In response to growing consumer frustration over drug
prices, UnitedHealthcare, one of the nation’s largest health
insurers, said on Tuesday that it would stop keeping millions
of dollars in discounts it gets from drug companies and
share them with its customers.
Dan Schumacher, the president of UnitedHealthcare, said the
new policy will apply to more than seven million people who
are enrolled in the company’s fully insured plans, beginning
“The benefit could range from a few dollars to hundreds of
dollars to over a thousand,” Mr. Schumacher said.
Not all drugs come with rebates that are paid to the health
plan. People in plans with high deductibles who buy drugs
that carry large rebates will see the greatest savings, Mr.
Insurers like UnitedHealthcare, whose parent company also
owns a large pharmacy benefit manager, OptumRx, have
come under increasing public pressure as drug prices —
especially for brand-name drugs — continue to rise,
angering consumers and lawmakers. The decision by
UnitedHealthcare is the latest in a series of steps taken by
drug makers and health plans to try to lessen public
discontent over drug prices, even as the companies spar
over who is to blame.
Aiming to deflect criticism, the pharmaceutical industry has
increasingly pointed the finger at both insurers and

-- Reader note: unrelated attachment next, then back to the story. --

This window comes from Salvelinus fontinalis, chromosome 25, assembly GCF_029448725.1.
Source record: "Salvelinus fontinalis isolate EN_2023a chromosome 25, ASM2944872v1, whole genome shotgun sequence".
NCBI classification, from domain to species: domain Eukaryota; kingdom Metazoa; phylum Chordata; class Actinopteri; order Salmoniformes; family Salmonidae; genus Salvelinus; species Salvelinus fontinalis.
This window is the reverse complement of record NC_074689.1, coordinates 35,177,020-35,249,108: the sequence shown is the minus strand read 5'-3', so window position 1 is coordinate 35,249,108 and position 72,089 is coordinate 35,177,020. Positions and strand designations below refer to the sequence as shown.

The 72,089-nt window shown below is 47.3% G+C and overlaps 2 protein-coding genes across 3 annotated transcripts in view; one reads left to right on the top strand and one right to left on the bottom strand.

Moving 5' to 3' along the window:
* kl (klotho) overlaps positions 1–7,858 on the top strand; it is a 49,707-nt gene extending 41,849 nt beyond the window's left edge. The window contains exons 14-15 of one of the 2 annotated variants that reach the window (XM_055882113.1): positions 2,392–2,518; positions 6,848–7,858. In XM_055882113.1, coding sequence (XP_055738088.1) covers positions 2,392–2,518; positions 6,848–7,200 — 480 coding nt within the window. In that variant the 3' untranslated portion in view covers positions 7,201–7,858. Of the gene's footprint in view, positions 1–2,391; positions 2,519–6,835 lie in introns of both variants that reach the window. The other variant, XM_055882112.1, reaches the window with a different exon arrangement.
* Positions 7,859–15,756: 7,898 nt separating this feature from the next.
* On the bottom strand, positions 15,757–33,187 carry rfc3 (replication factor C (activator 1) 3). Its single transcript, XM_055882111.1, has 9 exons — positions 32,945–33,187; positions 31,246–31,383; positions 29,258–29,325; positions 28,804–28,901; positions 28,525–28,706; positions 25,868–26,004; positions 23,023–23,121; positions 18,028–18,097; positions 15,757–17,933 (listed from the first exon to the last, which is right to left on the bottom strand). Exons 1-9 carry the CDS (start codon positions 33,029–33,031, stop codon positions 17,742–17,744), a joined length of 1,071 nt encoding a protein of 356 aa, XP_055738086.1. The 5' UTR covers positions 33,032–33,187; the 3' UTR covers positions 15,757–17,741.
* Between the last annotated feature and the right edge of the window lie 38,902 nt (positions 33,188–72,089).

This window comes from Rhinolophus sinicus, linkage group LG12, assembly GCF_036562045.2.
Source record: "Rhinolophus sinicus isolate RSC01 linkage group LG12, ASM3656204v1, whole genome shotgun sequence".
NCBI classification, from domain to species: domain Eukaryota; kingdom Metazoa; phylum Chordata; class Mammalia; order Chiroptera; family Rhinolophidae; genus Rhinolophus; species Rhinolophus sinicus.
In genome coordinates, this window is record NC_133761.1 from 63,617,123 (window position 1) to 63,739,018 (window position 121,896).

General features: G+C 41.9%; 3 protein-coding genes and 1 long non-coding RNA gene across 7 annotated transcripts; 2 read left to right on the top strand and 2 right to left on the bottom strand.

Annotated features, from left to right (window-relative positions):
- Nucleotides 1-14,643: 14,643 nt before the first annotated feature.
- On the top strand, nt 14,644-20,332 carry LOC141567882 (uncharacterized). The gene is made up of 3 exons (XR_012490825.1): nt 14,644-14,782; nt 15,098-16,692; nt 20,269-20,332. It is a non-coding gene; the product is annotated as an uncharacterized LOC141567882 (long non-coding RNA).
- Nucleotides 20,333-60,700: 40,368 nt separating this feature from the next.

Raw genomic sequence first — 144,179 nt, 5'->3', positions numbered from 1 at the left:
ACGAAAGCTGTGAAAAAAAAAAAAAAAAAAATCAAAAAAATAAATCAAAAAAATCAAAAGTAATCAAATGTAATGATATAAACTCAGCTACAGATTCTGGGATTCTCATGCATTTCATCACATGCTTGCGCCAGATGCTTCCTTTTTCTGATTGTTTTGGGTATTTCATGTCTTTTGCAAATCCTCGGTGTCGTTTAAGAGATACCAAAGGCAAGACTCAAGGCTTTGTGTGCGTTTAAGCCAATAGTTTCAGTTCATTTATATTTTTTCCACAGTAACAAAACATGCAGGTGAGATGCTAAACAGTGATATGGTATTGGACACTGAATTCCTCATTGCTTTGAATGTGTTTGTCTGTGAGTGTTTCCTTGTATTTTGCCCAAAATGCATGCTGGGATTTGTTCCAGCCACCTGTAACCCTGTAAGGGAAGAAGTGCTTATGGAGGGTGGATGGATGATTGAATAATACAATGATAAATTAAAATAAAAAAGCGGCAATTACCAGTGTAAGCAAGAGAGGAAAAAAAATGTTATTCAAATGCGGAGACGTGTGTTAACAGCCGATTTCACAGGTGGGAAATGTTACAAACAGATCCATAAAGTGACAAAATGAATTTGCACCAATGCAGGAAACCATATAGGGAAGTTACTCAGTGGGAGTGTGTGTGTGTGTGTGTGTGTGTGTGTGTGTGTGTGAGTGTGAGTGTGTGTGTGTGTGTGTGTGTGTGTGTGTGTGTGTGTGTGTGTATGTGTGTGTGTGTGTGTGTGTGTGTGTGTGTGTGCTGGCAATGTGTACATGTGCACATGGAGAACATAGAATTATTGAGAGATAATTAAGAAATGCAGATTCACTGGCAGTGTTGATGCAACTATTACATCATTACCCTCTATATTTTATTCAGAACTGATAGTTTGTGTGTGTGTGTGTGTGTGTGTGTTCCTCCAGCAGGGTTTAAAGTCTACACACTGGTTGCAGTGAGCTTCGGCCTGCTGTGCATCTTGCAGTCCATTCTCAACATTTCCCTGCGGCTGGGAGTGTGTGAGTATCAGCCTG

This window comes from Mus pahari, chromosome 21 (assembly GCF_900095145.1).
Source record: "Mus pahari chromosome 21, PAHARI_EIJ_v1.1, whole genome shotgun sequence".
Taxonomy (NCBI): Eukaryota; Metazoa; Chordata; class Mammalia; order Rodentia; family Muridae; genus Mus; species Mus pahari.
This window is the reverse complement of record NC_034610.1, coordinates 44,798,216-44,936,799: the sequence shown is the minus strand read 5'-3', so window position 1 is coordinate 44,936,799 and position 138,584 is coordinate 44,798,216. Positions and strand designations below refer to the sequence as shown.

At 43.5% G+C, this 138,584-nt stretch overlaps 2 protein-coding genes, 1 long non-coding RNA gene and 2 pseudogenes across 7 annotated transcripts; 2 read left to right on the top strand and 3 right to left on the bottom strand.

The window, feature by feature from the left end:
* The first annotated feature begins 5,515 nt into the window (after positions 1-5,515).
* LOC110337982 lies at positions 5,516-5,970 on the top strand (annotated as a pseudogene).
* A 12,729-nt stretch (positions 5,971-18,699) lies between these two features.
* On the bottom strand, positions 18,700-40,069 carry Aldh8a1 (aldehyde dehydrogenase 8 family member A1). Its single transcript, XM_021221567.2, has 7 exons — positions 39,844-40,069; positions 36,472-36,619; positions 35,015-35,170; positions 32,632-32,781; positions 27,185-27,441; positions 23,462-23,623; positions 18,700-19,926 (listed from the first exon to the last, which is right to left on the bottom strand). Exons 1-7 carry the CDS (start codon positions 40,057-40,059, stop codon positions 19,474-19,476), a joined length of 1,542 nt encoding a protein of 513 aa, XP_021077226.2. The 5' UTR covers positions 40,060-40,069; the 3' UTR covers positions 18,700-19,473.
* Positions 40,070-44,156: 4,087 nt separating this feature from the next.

pharmacy managers for not sharing the rebates with
customers filling prescriptions. The Pharmaceutical Research
and Manufacturers of America, the industry trade group,
rolled out an advertising campaign, “Share the Savings,” last
year to make the case that by passing on the discounts,
plans could significantly lower patients’ out-of-pocket bills.
The group called UnitedHealthcare’s decision “a step in the
Insurers, including UnitedHealthcare, contend that they
already use the money from discounts to lower premiums
for all their customers, and argue the real issue is the high
cost of so many drugs.
But UnitedHealthcare seems to have blinked, signaling what
could be a coming shift away from the system of
convoluted deals struck between the drug companies and
these middlemen, said Adam J. Fein, president of Pembroke
Consulting, a research firm.
Although the new policy will
only affect a fraction of the company’s customers, “it’s one
more step on the path of creating a more transparent
pharmacy supply chain,” Mr. Fein said.